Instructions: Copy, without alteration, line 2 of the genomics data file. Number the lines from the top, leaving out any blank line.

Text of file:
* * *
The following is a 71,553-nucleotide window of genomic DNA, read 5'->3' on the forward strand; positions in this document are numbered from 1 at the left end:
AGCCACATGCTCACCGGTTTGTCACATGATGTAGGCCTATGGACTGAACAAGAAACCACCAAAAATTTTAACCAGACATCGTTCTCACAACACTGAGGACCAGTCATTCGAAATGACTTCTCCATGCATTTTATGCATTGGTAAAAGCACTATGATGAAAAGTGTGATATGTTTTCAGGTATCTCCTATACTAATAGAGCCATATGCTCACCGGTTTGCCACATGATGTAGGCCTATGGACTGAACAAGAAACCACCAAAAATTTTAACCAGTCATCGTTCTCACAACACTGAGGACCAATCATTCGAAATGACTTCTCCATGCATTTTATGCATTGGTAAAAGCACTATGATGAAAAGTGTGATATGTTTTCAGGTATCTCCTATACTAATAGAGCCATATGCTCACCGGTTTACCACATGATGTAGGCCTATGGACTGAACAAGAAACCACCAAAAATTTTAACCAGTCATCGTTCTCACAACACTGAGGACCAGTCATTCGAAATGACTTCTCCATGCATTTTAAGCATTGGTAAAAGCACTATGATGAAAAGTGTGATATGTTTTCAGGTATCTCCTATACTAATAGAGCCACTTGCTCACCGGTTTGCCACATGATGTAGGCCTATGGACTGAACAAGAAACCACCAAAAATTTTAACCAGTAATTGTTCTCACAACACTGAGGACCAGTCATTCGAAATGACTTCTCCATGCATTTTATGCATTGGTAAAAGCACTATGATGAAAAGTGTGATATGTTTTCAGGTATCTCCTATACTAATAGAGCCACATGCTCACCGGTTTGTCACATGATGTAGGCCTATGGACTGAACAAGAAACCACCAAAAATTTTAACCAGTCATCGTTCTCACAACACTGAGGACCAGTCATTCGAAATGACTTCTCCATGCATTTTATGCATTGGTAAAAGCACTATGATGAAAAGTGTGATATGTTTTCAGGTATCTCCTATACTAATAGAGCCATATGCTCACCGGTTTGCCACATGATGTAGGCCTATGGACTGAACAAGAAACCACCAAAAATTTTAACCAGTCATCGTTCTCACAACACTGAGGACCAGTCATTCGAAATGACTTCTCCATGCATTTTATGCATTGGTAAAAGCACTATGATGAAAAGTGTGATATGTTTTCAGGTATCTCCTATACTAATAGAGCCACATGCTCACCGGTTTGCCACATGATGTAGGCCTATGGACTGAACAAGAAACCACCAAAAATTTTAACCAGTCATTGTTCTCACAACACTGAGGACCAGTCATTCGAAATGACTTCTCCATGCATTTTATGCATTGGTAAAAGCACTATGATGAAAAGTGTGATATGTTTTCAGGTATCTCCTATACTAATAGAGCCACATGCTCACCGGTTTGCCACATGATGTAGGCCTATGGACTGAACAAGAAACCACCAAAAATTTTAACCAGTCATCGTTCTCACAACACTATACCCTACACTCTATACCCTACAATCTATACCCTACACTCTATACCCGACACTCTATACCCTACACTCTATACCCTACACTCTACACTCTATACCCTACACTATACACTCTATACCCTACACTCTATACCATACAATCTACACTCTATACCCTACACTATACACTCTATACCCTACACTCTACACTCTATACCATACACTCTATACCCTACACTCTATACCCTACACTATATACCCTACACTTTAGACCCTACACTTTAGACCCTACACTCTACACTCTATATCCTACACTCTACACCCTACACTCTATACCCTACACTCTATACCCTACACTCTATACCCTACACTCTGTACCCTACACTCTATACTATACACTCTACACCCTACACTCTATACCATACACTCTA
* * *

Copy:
AGCCACATGCTCACCGGTTTGTCACATGATGTAGGCCTATGGACTGAACAAGAAACCACCAAAAATTTTAACCAGACATCGTTCTCACAACACTGAGGACCAGTCATTCGAAATGACTTCTCCATGCATTTTATGCATTGGTAAAAGCACTATGATGAAAAGTGTGATATGTTTTCAGGTATCTCCTATACTAATAGAGCCATATGCTCACCGGTTTGCCACATGATGTAGGCCTATGGACTGAACAAGAAACCACCAAAAATTTTAACCAGTCATCGTTCTCACAACACTGAGGACCAATCATTCGAAATGACTTCTCCATGCATTTTATGCATTGGTAAAAGCACTATGATGAAAAGTGTGATATGTTTTCAGGTATCTCCTATACTAATAGAGCCATATGCTCACCGGTTTACCACATGATGTAGGCCTATGGACTGAACAAGAAACCACCAAAAATTTTAACCAGTCATCGTTCTCACAACACTGAGGACCAGTCATTCGAAATGACTTCTCCATGCATTTTAAGCATTGGTAAAAGCACTATGATGAAAAGTGTGATATGTTTTCAGGTATCTCCTATACTAATAGAGCCACTTGCTCACCGGTTTGCCACATGATGTAGGCCTATGGACTGAACAAGAAACCACCAAAAATTTTAACCAGTAATTGTTCTCACAACACTGAGGACCAGTCATTCGAAATGACTTCTCCATGCATTTTATGCATTGGTAAAAGCACTATGATGAAAAGTGTGATATGTTTTCAGGTATCTCCTATACTAATAGAGCCACATGCTCACCGGTTTGTCACATGATGTAGGCCTATGGACTGAACAAGAAACCACCAAAAATTTTAACCAGTCATCGTTCTCACAACACTGAGGACCAGTCATTCGAAATGACTTCTCCATGCATTTTATGCATTGGTAAAAGCACTATGATGAAAAGTGTGATATGTTTTCAGGTATCTCCTATACTAATAGAGCCATATGCTCACCGGTTTGCCACATGATGTAGGCCTATGGACTGAACAAGAAACCACCAAAAATTTTAACCAGTCATCGTTCTCACAACACTGAGGACCAGTCATTCGAAATGACTTCTCCATGCATTTTATGCATTGGTAAAAGCACTATGATGAAAAGTGTGATATGTTTTCAGGTATCTCCTATACTAATAGAGCCACATGCTCACCGGTTTGCCACATGATGTAGGCCTATGGACTGAACAAGAAACCACCAAAAATTTTAACCAGTCATTGTTCTCACAACACTGAGGACCAGTCATTCGAAATGACTTCTCCATGCATTTTATGCATTGGTAAAAGCACTATGATGAAAAGTGTGATATGTTTTCAGGTATCTCCTATACTAATAGAGCCACATGCTCACCGGTTTGCCACATGATGTAGGCCTATGGACTGAACAAGAAACCACCAAAAATTTTAACCAGTCATCGTTCTCACAACACTATACCCTACACTCTATACCCTACAATCTATACCCTACACTCTATACCCGACACTCTATACCCTACACTCTATACCCTACACTCTACACTCTATACCCTACACTATACACTCTATACCCTACACTCTATACCATACAATCTACACTCTATACCCTACACTATACACTCTATACCCTACACTCTACACTCTATACCATACACTCTATACCCTACACTCTATACCCTACACTATATACCCTACACTTTAGACCCTACACTTTAGACCCTACACTCTACACTCTATATCCTACACTCTACACCCTACACTCTATACCCTACACTCTATACCCTACACTCTATACCCTACACTCTGTACCCTACACTCTATACTATACACTCTACACCCTACACTCTATACCATACACTCTA